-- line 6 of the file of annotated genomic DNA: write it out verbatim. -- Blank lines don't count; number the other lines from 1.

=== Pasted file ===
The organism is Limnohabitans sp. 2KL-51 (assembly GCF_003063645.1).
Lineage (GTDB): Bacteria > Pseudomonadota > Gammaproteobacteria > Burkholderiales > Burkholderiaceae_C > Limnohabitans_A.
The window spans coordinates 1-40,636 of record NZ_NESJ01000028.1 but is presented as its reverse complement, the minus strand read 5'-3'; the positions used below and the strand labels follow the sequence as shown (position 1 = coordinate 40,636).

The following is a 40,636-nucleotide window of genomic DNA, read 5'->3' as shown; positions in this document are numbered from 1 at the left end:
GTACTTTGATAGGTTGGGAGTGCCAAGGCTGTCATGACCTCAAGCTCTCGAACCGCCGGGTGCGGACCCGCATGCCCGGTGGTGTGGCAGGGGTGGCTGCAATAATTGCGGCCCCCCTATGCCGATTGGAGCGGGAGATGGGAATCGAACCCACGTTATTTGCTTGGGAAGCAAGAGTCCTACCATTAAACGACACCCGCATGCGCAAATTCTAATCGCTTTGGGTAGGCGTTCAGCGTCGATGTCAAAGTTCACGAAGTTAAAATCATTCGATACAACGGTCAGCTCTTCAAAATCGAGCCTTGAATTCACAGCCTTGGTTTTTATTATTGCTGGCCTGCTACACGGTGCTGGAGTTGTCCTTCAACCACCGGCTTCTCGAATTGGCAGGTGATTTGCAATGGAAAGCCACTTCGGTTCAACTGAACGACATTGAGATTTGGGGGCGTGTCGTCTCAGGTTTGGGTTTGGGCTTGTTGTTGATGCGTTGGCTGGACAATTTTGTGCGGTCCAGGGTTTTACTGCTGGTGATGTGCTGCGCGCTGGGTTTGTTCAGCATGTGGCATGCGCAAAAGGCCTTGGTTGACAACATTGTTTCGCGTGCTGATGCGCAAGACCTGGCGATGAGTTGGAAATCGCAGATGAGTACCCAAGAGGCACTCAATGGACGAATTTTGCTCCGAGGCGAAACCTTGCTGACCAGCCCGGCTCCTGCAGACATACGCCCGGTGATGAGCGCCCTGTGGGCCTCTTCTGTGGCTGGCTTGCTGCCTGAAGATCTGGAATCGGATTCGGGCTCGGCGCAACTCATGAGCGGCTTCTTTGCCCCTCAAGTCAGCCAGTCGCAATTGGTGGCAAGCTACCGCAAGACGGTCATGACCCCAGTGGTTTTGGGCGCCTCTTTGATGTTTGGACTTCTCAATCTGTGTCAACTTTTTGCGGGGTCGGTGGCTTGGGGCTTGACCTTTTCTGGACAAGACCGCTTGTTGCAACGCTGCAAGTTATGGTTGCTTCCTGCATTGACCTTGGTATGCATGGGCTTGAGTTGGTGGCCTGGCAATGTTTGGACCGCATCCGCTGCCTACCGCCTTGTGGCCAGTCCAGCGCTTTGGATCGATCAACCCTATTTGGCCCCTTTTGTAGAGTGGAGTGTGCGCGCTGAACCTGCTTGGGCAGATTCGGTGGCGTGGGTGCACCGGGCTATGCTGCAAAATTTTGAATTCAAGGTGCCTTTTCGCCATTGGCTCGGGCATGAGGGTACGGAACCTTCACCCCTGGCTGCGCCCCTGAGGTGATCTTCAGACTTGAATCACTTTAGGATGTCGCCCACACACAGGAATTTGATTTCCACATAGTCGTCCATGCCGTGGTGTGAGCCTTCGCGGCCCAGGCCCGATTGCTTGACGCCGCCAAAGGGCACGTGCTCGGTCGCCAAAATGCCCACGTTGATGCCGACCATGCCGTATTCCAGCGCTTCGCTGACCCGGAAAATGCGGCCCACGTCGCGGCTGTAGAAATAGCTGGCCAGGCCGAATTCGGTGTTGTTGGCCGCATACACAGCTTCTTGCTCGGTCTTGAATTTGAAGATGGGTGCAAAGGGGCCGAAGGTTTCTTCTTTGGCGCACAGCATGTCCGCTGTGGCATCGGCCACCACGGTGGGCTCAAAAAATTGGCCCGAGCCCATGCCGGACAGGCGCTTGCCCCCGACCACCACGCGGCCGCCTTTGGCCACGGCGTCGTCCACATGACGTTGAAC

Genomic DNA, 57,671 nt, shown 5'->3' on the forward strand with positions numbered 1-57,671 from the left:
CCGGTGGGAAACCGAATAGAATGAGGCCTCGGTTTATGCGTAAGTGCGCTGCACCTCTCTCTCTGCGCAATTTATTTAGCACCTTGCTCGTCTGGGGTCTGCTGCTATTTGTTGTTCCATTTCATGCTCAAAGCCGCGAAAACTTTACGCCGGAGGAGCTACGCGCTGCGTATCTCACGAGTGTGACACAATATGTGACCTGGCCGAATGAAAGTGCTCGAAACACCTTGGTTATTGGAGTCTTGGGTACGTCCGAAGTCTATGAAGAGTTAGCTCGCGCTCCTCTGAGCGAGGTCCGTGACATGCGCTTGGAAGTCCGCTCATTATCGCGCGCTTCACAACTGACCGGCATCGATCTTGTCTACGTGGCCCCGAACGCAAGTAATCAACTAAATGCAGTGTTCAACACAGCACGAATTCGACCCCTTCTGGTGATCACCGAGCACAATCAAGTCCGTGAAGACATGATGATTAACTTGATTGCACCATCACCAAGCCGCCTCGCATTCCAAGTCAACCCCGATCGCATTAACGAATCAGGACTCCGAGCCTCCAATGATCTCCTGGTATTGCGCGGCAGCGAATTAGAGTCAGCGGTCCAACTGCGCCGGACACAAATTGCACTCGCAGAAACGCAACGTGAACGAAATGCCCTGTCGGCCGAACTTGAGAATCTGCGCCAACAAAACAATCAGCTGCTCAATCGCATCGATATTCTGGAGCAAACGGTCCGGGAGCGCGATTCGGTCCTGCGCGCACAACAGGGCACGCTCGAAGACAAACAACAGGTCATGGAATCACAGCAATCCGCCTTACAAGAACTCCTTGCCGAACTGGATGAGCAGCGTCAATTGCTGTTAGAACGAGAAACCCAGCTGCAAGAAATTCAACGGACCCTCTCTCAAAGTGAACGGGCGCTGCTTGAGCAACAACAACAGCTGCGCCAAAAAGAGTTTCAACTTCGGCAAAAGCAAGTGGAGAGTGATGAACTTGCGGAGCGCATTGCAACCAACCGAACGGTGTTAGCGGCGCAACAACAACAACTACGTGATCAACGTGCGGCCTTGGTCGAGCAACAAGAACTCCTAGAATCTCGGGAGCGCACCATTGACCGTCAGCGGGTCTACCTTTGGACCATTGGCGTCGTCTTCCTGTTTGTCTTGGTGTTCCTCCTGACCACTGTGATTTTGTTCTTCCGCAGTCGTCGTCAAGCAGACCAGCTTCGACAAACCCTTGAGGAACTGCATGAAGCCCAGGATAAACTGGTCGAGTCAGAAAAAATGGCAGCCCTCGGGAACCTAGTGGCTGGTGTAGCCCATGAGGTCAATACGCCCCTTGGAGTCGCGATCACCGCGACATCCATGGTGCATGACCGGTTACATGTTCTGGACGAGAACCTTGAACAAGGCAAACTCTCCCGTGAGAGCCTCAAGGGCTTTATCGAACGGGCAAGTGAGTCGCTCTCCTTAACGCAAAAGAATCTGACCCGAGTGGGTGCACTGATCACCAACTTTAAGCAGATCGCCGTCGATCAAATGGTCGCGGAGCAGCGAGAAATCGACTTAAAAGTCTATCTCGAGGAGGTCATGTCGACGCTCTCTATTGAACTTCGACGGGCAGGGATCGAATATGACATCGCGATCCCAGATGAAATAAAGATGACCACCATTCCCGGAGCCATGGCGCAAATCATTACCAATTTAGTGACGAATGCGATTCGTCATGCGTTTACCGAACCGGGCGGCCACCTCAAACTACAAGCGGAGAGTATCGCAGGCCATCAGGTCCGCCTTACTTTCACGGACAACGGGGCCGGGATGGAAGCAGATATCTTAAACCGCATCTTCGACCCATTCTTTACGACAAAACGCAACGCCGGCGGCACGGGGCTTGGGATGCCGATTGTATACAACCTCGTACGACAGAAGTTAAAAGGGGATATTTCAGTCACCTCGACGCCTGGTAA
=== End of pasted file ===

Genomic DNA, 57,671 nt, shown 5'->3' on the forward strand with positions numbered 1-57,671 from the left: